“In the 2014-15 school year, on average, 1,110 minutes were dedicated to the New York State standardised testing process (in reading and math) for students in Grades 3-6 and 1,134 minutes were dedicated to this process for students in Grades 7-8. This represents 2 percent of ‘required annual instructional hours’ for Grades 3-6 and 1.9 percent for Grades 7-8, and exceeds — essentially doubling — the standard set by the state legislature.”
Valerie Strauss of the Post explains: “This is an underestimation of the time testing really takes. For one thing, science testing, mandated for students in 4th and 8th grades, are not included. In addition, the 180-day school year is used as a basis for establishing instructional hours in a year, even though previous research demonstrates that students in New York State do not receive the assumed 180 required days of instruction.”
We can no longer afford to let this be the case. Teachers need to refocus and redouble their efforts on finding creative ways to integrate authentic learning into test preparation and vice versa.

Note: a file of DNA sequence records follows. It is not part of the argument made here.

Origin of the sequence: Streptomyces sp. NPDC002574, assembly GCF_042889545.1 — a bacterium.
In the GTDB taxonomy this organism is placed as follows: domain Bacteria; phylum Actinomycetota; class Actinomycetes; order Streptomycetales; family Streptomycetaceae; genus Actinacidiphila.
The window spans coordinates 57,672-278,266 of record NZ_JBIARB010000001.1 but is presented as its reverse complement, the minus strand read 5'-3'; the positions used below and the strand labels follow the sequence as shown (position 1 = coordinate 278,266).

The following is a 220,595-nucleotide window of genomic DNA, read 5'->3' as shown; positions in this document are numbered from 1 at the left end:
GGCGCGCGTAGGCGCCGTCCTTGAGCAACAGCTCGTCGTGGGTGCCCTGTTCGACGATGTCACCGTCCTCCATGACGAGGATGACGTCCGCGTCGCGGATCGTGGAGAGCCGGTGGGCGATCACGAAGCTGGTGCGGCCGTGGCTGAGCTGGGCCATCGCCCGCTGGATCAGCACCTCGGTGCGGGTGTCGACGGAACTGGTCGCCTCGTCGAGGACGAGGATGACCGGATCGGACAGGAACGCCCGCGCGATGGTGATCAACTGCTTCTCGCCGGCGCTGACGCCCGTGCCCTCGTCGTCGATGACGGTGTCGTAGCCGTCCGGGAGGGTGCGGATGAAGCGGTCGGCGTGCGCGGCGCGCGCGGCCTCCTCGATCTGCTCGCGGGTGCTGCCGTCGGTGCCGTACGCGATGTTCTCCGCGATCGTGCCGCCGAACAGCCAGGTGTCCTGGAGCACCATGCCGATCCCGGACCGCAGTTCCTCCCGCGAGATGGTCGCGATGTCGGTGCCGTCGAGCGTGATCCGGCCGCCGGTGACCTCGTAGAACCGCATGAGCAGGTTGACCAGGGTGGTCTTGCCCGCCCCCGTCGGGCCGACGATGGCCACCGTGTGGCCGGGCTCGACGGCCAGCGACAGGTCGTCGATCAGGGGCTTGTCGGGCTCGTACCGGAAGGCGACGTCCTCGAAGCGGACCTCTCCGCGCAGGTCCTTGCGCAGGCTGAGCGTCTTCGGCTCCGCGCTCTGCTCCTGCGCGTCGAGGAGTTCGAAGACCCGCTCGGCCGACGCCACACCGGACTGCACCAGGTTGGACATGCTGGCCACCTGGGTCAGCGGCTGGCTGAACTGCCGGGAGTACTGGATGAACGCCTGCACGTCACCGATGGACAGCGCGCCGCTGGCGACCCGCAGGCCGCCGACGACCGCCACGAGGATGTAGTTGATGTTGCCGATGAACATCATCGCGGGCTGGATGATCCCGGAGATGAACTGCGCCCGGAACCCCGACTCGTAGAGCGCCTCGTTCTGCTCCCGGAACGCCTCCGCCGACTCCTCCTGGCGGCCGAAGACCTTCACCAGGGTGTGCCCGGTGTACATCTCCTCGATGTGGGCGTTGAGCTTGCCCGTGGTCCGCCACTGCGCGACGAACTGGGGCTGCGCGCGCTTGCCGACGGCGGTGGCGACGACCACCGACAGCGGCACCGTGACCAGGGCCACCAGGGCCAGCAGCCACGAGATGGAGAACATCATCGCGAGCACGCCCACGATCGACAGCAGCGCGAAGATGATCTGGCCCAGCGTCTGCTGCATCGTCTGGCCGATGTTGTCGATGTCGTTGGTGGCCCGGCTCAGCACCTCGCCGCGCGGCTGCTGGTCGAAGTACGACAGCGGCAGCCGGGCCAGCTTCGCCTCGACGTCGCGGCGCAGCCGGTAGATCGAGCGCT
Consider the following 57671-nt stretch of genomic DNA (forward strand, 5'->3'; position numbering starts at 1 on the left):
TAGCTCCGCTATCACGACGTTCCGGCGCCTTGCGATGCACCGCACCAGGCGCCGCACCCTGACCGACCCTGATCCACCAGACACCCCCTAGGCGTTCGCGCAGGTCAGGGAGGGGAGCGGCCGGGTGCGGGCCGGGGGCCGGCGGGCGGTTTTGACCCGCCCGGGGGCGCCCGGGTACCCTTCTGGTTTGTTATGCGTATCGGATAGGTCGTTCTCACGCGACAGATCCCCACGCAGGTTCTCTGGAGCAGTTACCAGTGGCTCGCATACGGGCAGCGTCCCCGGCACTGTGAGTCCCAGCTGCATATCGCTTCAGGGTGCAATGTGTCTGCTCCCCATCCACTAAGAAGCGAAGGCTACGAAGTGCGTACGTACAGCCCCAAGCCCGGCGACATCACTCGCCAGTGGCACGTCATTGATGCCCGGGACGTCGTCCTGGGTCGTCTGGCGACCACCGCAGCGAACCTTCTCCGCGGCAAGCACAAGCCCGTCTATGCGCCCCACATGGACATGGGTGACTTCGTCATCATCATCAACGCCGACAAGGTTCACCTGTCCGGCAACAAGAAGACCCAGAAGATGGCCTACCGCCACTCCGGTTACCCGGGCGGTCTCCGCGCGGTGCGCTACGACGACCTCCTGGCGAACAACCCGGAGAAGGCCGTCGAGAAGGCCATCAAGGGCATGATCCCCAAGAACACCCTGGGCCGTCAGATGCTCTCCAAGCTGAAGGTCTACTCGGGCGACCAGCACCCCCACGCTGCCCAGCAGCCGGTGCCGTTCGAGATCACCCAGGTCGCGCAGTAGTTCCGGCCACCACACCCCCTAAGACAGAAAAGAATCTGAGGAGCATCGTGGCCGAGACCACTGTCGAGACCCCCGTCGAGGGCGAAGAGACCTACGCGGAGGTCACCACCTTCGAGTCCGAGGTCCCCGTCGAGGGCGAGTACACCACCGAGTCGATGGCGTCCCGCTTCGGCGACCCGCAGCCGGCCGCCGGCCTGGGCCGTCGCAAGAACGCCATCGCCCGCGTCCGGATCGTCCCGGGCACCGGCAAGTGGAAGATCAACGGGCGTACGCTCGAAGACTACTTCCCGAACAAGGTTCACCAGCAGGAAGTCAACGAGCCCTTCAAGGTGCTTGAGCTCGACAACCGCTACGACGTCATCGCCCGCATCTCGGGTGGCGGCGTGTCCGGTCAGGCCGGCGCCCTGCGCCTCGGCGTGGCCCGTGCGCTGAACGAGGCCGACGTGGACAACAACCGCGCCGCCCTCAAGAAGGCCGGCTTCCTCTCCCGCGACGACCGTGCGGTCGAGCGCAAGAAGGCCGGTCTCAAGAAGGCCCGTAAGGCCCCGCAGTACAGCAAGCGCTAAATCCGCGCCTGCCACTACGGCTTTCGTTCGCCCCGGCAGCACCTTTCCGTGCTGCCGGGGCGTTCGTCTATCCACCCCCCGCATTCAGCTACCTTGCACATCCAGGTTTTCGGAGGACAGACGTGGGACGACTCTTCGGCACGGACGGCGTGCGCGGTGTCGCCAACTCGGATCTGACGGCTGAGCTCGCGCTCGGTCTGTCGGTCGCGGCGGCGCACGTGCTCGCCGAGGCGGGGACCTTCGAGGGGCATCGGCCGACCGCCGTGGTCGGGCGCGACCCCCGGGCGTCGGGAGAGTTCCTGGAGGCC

2. They Teach the Same Concept in Multiple Ways.
Cognitive psych research tells us that teaching the same material in different modes—visually, orally, kinesthetically—helps reinforce learning. Can you do this in such a way that you’re not simply repeating the same material, but integrating the old with the new? If students spent a lot of time reading textbook passages and articles during last week’s unit, try to find a video that conveys all the same information and strategically work it into this week’s unit.
3. They Organise Course Material in a Cognitively Advantageous Way.